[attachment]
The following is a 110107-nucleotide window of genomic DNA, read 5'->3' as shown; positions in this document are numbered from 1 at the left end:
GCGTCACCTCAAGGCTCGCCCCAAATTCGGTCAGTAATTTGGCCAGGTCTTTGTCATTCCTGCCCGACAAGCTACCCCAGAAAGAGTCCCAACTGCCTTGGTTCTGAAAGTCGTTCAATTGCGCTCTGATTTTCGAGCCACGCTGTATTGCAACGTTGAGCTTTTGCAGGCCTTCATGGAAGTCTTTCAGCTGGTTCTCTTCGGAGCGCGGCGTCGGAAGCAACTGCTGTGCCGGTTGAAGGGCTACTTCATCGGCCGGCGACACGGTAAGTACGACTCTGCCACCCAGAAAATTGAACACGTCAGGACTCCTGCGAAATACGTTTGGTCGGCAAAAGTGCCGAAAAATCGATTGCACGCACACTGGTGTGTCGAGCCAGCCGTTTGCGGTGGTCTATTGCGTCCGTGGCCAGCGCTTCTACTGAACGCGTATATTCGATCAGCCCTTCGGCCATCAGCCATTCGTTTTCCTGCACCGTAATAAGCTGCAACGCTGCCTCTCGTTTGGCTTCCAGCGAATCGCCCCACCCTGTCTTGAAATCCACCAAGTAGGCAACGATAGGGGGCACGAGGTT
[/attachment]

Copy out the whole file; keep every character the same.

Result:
The following is a 110107-nucleotide window of genomic DNA, read 5'->3' as shown; positions in this document are numbered from 1 at the left end:
GCGTCACCTCAAGGCTCGCCCCAAATTCGGTCAGTAATTTGGCCAGGTCTTTGTCATTCCTGCCCGACAAGCTACCCCAGAAAGAGTCCCAACTGCCTTGGTTCTGAAAGTCGTTCAATTGCGCTCTGATTTTCGAGCCACGCTGTATTGCAACGTTGAGCTTTTGCAGGCCTTCATGGAAGTCTTTCAGCTGGTTCTCTTCGGAGCGCGGCGTCGGAAGCAACTGCTGTGCCGGTTGAAGGGCTACTTCATCGGCCGGCGACACGGTAAGTACGACTCTGCCACCCAGAAAATTGAACACGTCAGGACTCCTGCGAAATACGTTTGGTCGGCAAAAGTGCCGAAAAATCGATTGCACGCACACTGGTGTGTCGAGCCAGCCGTTTGCGGTGGTCTATTGCGTCCGTGGCCAGCGCTTCTACTGAACGCGTATATTCGATCAGCCCTTCGGCCATCAGCCATTCGTTTTCCTGCACCGTAATAAGCTGCAACGCTGCCTCTCGTTTGGCTTCCAGCGAATCGCCCCACCCTGTCTTGAAATCCACCAAGTAGGCAACGATAGGGGGCACGAGGTT